Looking for the Lost Tribe of Israel in Scotland to See What a Jew Looks Like

The author as featured in the book What Does a Jew Look Like?

by Keith Kahn Harris and Rob Stothard.

Photo by Rob Stothard

Professor Joe Goldblatt

“You obviously look Jewish!” said the Met Police constable to a man wearing a Jewish skull cap while he was attending a Pro Palestinian rally this week in London. The Jewish man was trying to cross the street during the rally and according to the police tensions were rapidly rising.

The constable’s comment to the Jewish man reminded me of a telephone call I received from the Jewish sociologist and scholar Keith Kahn Harris who was working with the photographer Robert Stothard to document through photos and prose what Jewish people actually looked like. Their future book was appropriately entitled What Does a Jew Look Like ? and eventually would include posh and middle class Jews of various ethnicities as well as those who are serving time in prison.

When the photographer arrived at my home I was wearing my full kilt kit and when I opened the door he surveyed my ensemble from head to toe. Then he said, “Let’s go find a natural setting.” Fortunately, our home is next door to the largest park in Edinburgh and within a few minutes I was standing amidst wildflowers and Scottish thistle.

The photographer snapped dozens of photos and I asked him how my kilt kit, the woodsy setting, and my facial expression would let the readers of his future book know that I am Jewish. He then reminded me that the title of the book should give the reader a hint about the contents!

When the book was published and I saw the wide variety of Jewish faces and different settings I soon realised that the stereotypical image of a Jewish person perhaps derived from the film Fiddler on the Roof has been completely destructed and a new wider and more colourful kaleidoscope of Jewish people had suddenly emerged.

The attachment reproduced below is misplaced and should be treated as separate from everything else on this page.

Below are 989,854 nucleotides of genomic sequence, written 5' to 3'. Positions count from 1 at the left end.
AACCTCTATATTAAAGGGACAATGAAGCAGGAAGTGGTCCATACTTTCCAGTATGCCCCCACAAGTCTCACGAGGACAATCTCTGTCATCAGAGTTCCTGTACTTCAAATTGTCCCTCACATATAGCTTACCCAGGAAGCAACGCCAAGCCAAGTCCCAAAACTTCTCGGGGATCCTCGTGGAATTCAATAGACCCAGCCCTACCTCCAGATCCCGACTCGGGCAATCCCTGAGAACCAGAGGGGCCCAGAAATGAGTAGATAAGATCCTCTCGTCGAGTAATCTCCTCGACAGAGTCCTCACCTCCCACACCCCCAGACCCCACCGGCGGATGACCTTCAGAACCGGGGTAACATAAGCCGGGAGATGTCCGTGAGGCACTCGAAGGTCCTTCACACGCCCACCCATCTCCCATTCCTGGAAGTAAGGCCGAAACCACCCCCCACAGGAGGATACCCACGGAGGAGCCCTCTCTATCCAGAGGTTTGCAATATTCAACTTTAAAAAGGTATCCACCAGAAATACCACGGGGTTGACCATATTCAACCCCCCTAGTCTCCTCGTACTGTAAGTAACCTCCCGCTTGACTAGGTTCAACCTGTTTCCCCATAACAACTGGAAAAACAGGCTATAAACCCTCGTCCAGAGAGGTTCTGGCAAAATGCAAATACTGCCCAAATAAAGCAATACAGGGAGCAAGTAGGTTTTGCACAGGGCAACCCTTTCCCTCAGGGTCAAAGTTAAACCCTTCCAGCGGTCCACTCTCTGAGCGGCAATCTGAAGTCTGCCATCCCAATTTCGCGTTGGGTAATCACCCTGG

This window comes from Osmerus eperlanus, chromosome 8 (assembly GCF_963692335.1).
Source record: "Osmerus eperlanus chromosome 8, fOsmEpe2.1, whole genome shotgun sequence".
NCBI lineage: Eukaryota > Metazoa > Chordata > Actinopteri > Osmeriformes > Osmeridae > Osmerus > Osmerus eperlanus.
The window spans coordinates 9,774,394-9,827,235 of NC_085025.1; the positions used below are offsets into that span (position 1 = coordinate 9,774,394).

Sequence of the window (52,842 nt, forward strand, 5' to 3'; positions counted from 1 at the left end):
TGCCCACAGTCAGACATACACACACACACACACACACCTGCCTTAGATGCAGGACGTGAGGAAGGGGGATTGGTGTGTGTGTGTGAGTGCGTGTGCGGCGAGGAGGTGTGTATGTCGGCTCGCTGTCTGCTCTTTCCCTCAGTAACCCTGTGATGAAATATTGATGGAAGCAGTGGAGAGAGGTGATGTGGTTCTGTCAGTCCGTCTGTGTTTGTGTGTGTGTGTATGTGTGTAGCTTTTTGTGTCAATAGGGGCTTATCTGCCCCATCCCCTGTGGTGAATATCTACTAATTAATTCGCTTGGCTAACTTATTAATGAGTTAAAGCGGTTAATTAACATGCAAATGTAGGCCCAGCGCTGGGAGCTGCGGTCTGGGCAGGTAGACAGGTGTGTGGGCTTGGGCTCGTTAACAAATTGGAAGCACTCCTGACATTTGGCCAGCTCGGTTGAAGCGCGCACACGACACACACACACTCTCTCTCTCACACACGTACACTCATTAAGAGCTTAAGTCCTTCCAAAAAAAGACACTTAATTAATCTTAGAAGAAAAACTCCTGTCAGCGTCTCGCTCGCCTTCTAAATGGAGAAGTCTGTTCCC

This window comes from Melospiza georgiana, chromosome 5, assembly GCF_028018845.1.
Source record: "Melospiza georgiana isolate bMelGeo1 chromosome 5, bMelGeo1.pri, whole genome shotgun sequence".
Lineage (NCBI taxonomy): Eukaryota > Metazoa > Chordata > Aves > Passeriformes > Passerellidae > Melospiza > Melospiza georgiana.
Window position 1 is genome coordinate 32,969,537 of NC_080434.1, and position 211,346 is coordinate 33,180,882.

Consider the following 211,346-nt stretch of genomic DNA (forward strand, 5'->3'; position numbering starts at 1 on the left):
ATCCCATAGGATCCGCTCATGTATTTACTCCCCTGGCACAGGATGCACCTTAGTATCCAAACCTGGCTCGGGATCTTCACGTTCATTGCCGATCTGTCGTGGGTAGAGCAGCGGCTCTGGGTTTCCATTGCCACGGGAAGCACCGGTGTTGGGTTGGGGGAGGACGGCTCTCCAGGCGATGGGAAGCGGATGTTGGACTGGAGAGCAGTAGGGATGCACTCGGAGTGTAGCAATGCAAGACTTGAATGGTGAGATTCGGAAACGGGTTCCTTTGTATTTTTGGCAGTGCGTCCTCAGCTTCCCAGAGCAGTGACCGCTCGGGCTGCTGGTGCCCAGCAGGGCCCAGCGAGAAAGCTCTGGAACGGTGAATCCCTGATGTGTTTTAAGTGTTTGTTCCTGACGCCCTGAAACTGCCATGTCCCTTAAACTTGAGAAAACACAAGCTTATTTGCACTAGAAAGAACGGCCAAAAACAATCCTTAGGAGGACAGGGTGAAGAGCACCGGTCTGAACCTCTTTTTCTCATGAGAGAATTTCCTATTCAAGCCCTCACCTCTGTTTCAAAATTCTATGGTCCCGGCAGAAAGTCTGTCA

Perhaps that is why when the constable made the awkward and unnecessary comment this week at the Pro Palestinian march in London that I was, as were thousands of other British Jews, deeply offended. The constable’s main role is of course to keep the peace and perhaps his outburst of stereotypical language was caused by the intensity of the situation. I do not fully blame the constable nor the Met Police for this misstep that was the result of a constable trying to do his very difficult job. However, it does raise deeper concerns about the way each of us see one another and how we make instant and often incorrect assumptions.

As a Jewish man who lives in Scotland, to most people it is not obvious I am Jewish because I do not wear my skull cap in public, however, due to my many media appearances as the Chair of the Edinburgh Interfaith Association who happens to be Jewish, thousands of people know that I proudly identify as a member of the Jewish people.

It seems to me that the growing debate over gender and especially transgender rights is just another example of how we too often develop feelings instead of seeking facts about how individuals wish to identify. When we allow our feelings to supersede the factual evidence about an individual’s identity we risk causing harm to not only the individual but also to the entire group with which they may identify.

Anyone can make these mistakes and I was a culprit many years ago. A close friend of mine in America once offered to give me a lift to a meeting. He collected me in his shiny new Cadillac automobile. It was immaculate and the sweetness of the air freshener added to the brand spanking new smell of the leather seats.

As we drove to the meeting I asked him if it was part of African American culture to prefer larger automobiles such as Cadillacs. My black friend looked at me and frowned. Then he pulled over to the side of the road, stopped, turned off he car and said “Joe, I am going to tell you something that will help you avoid future embarrassment. Just because I prefer this type of automobile does not mean that all black people prefer this style. Perhaps you are making this assumption as a white person who wonders if black people are trying to impress others with a large automobile?”